Manny Being Manny: Who Takes The Blame?

Justin GormanCorrespondent IMay 7, 2009

GLENDALE, AZ - MARCH 05:  Manny Ramirez #99 (R) of the Los Angeles Dodgers arrives from Los Angeles with agent Scott Boras on March 5, 2009, at Camelback Ranch in Glendale, Arizona.  Ramirez signed with the Dodgers to a two-year contract with a player option following the first season.  (Photo by Kevork Djansezian/Getty Images)

"Crestfallen," that's the word a friend of mine used to describe the revelation that Manny Ramirez has been suspended by Major League Baseball for 50 games because of a positive Performance Enhancing Drug test.

He also said, to paraphrase him, that he was "watching everybody rush to judgment."

Agreed, For Mr. and Mrs. Sportsfan who just opens ESPN.com and sees the headline, they probably say, "Well, dude cycles. Forget the Dodgers' legitimacy this year, forget the legitimacy of the Red Sox '04 and '07 World Series." 

I have nothing to say to counter Mr. or Mrs. Sportsfan's "historical implication" argument.

Once one reads the report, they find a statement by RamBoras saying that he popped a positive result due to a medication he was prescribed by a doctor for a personal health condition.

I will not refute that either,  I can't. 

Why write the article, then?

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"Unfortunately, the medication was banned under our drug policy. Under the policy that mistake is now my responsibility."—Manny Ramirez/Scott Boras.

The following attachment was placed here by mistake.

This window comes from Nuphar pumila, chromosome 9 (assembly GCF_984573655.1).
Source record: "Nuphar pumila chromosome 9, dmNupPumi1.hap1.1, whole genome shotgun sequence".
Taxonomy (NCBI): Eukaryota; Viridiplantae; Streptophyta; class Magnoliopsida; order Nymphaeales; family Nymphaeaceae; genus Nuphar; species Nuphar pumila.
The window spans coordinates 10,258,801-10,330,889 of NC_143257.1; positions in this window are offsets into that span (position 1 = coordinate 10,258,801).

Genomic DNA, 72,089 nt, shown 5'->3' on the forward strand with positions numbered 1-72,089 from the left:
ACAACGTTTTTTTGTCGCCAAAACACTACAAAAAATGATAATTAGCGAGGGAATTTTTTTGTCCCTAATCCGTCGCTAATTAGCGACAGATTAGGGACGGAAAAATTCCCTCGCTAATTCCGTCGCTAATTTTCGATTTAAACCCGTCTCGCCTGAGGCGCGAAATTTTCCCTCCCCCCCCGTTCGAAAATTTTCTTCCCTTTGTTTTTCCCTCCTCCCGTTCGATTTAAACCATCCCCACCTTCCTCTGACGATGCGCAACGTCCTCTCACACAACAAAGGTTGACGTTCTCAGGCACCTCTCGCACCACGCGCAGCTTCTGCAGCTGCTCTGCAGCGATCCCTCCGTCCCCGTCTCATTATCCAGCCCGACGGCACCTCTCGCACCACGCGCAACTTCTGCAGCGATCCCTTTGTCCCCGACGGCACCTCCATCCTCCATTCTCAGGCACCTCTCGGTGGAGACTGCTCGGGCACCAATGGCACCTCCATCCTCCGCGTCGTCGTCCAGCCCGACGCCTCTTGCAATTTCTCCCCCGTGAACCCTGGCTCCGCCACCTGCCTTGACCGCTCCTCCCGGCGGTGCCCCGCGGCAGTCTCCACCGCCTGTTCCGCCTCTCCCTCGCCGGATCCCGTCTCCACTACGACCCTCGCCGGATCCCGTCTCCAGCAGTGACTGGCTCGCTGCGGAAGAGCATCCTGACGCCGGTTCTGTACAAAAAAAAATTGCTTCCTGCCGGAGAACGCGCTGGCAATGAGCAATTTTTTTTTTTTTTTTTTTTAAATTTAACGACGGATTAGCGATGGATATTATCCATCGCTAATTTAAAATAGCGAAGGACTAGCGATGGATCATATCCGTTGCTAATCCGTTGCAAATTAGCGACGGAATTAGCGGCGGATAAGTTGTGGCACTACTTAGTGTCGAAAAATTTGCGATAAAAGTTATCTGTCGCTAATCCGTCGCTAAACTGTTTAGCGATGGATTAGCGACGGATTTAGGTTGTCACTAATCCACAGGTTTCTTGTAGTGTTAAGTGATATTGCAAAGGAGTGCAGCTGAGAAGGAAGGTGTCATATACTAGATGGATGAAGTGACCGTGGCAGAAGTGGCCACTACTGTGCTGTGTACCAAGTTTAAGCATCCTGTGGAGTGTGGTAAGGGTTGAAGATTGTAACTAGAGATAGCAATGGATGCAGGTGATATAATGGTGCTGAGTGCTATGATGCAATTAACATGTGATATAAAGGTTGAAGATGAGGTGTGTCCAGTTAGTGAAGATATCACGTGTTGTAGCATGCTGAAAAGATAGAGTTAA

Ramirez is one of the most prolific hitters of the modern era, and Scott Boras has redefined the term "agent." 

Ramirez is, or was, a first ballot Hall of Famer. I can't say whether or not he will or won't be when the time comes.  It's far too early to jump to that conclusion. 

Boras is arguably the most effective agent in the history of baseball. 

Ramirez is making $25 million this year, and Boras is undoubtedly getting a solid percentage of that salary for his being able to pull that contract out of the Dodgers.

Why in the world would Manny Ramirez and Scott Boras allow Ramirez to be prescribed a medication, and not have the presence of mind to cross check it with the list of banned substances? 

If they did go this far, why not petition for a Therapeutic Use Exemption so that, in the event that Ramirez popped a positive, they could get around any potential suspension? 

Did they apply for a TUE? 

Is this pure carelessness?

Is this a brazen lie?

Who dropped the ball?

Who fell asleep at the panic switch?

As the facts become clearer, this will undoubtedly be a very interesting story.  The shockwave this has sent through Major League Baseball is already being felt.

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